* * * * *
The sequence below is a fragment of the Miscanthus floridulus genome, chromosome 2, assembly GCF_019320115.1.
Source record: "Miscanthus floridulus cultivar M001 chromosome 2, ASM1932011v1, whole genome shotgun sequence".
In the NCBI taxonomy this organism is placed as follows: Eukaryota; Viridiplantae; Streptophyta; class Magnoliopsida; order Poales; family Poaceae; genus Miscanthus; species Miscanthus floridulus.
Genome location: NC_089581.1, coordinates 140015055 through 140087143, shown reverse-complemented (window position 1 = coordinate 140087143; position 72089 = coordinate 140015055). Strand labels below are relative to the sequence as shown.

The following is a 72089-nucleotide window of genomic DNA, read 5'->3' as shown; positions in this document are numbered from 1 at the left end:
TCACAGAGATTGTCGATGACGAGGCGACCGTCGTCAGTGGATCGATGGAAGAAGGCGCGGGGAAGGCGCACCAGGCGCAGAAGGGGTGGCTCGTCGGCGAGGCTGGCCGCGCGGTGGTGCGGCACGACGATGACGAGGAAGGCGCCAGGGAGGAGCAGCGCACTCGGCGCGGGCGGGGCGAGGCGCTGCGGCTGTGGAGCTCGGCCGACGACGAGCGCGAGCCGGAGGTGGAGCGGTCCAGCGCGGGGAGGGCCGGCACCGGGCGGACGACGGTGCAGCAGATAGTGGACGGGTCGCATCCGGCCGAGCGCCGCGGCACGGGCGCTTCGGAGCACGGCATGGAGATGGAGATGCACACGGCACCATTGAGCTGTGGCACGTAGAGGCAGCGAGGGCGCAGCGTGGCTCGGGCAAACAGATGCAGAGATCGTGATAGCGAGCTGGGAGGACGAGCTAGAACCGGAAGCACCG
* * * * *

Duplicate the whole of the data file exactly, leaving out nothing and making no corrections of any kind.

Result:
The sequence below is a fragment of the Miscanthus floridulus genome, chromosome 2, assembly GCF_019320115.1.
Source record: "Miscanthus floridulus cultivar M001 chromosome 2, ASM1932011v1, whole genome shotgun sequence".
In the NCBI taxonomy this organism is placed as follows: Eukaryota; Viridiplantae; Streptophyta; class Magnoliopsida; order Poales; family Poaceae; genus Miscanthus; species Miscanthus floridulus.
Genome location: NC_089581.1, coordinates 140015055 through 140087143, shown reverse-complemented (window position 1 = coordinate 140087143; position 72089 = coordinate 140015055). Strand labels below are relative to the sequence as shown.

The following is a 72089-nucleotide window of genomic DNA, read 5'->3' as shown; positions in this document are numbered from 1 at the left end:
TCACAGAGATTGTCGATGACGAGGCGACCGTCGTCAGTGGATCGATGGAAGAAGGCGCGGGGAAGGCGCACCAGGCGCAGAAGGGGTGGCTCGTCGGCGAGGCTGGCCGCGCGGTGGTGCGGCACGACGATGACGAGGAAGGCGCCAGGGAGGAGCAGCGCACTCGGCGCGGGCGGGGCGAGGCGCTGCGGCTGTGGAGCTCGGCCGACGACGAGCGCGAGCCGGAGGTGGAGCGGTCCAGCGCGGGGAGGGCCGGCACCGGGCGGACGACGGTGCAGCAGATAGTGGACGGGTCGCATCCGGCCGAGCGCCGCGGCACGGGCGCTTCGGAGCACGGCATGGAGATGGAGATGCACACGGCACCATTGAGCTGTGGCACGTAGAGGCAGCGAGGGCGCAGCGTGGCTCGGGCAAACAGATGCAGAGATCGTGATAGCGAGCTGGGAGGACGAGCTAGAACCGGAAGCACCG